You can see on this view that I have tacked in a brace plate to ensure that the tank “top” & “bottom” stay at the correct dimension, whilst manipulating the panels to fit.
As you can see above I have added small tabs to keep the sliced sections apart evenly, as now I have to start removing the longitudinal tacked plates off a couple at a time to begin the infill process.
Above, 1st infill panel shaped and tacked in place.
Once the top infill panel had been tacked in I can now work opposite and start fitting some infill material to the underside.
Whilst tacking infill panels into the extended tank it is critical to keep checking the dimensions of the gap to ensure that the shrinkage of the tacks does not shrink the panels in too much and create distortion or twist.
A good “fit up” is essential to keep the tank even and aid the welding process.
A better view of the underside infills
Now you can see that the side infill panels will meet up with the top infill panel roughly on the centre of the sliced press lines in the tank. The idea being that the new infill for the longitudinal will have a pressed line in it meeting up with the joint position of the new top and side infill metal. You cant see in the picture below but I have put a slight radius on the ends of the top and side infill plates along the joint so that I dont end up with a sharp pointed joint line as this needs to be a smoother radius to match up with the re fitted end panel and new press line in the longitudinal infill panel.
And both side infills
FOLLOW UP – WELDING
Above – All joints taped up ready for purging the tank with argon to stop atmospheric attack on the back of the welds on the inside of the tank. Each seam was completed one at a time and tape removed as I moved around the joints to spread the heat to ensure I never allowed a build up of heat in one area, which will cause shrinkage and distortion.
Below, just to show that I have tried to complete all welded joints along an existing press line in the tank, therefore reducing chance of the welded joints shrinking and “sinking” if I chopped and joined the tank on a flat panel / slightly shaped there would be more chance of distortion / sinking where contraction has taken place along joint as it has cooled.
Common rule in engineering “majority of metals expand upon heating but, nearly always contract more upon cooling”. Using this rule of thumb a skilled engineer will be able to level a flat bar of solid metal e.g. a flange, by strategic pin point heating using an oxy-fuel gas torch.
Some of the welding does not look good as quite a lot has been welded using the “pull” mig welding method, or “stitch” welding method, and in some instances what we term “backstep” method. All of these methods are used in completing differing joints due to gap, thickness of metal, joint set up and various other anomalies.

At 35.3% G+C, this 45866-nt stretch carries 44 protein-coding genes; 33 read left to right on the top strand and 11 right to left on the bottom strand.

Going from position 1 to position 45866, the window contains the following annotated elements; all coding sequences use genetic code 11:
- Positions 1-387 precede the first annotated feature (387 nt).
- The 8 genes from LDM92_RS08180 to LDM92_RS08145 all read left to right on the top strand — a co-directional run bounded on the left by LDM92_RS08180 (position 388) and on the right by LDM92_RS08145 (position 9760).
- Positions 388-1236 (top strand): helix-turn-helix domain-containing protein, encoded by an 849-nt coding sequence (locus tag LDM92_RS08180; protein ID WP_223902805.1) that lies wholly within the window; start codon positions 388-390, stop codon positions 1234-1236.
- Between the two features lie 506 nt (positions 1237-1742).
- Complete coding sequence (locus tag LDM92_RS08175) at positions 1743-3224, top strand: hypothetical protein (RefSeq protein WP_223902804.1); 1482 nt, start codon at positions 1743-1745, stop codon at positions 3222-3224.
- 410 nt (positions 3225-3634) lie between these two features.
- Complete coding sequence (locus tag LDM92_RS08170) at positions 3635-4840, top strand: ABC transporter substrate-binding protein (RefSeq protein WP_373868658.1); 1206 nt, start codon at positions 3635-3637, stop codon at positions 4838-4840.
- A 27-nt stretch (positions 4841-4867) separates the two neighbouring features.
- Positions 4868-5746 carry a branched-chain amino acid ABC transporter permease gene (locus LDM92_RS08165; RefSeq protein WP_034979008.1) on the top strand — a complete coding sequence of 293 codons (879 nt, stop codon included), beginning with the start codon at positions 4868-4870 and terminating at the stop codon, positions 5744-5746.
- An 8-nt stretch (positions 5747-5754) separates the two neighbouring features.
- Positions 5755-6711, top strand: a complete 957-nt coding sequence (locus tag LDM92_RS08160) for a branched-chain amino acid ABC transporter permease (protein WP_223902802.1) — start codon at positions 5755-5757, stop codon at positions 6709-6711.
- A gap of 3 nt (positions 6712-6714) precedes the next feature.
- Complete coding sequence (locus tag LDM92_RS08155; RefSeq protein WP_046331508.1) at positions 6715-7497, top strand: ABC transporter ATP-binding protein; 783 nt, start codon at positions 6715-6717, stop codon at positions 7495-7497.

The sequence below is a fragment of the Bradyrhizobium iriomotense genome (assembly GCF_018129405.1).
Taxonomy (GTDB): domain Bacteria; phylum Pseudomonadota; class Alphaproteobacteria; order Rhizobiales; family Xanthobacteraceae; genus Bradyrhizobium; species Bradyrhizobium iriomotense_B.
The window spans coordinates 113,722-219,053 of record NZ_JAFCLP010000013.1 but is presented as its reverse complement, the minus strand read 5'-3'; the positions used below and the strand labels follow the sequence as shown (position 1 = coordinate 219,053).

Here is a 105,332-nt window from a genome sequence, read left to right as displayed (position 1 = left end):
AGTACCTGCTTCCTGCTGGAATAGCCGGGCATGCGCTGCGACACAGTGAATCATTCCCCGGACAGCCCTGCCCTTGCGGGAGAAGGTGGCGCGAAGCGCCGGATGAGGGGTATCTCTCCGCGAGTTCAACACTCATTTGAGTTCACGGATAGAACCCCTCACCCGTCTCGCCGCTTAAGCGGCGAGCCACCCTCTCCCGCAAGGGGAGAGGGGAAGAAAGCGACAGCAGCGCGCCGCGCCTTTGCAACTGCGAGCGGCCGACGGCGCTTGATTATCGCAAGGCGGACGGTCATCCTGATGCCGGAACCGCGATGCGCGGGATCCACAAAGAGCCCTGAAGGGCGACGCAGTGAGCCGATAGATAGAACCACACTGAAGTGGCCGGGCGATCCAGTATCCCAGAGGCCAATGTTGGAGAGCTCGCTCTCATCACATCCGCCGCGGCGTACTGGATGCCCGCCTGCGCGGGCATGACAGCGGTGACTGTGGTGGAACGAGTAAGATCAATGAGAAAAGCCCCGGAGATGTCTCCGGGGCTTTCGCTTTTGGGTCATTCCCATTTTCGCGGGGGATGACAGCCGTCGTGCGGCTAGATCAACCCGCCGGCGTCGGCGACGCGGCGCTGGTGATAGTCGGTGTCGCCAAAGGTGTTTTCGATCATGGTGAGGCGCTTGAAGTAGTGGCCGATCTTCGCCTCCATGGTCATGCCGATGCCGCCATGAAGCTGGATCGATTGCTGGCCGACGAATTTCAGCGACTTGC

Above a view on the underside of the tank
You can see above where I have seam welded the small lip where the edges join around the end
Cut out and patch in of new filler neck and cap assembly.
Mark up for chop out
Cut out and mark up for shaping and fitting into existing tank
Shaped panel with new drain pipe added before we graft in new filler cap
Tank cut out and panel shaped (bit of panel beating here to reshape panel), offered up for fitting
Grafted in / welded and flushed in
From another view
Back end where welded flange has been previously repaired – not pretty
We need to do something with this and to fill the gap between the tank and frame spar.
Infil panel and scallop around head stock
From riders view
Front flange extensions to cover frame drops tacked on to existing tank.
Note these blend into new mounting bracket panels.
Scalloped out infil panel for lower rear of tank to blend in with chassis better
Welded / blended and reshaped front flange extension
Tacked on infil panel (looks better when side panels on)
Pressure tested and ready to fit properly. Now the whole set up wants to be fitted with all panels and motor / carbs / re-trimmed seat and new mounting rubbers to sit properly on the bike frame and then the work begins, skimming and paint prep.
Hopefully another happy customer ?
CUSTOMER FEEDBACK –
I was not fully sure this job was feasible until I visited Flash Customs for a consultation.
With a full discussion of what was wanted, I was assured it was and it was clearly described to me how it could be done.
I was pleased that I was kept informed every step of the way. The finished article is testimony to the bespoke services that Flash Customs can offer.I would not hesitate to recommend their services. Thank you.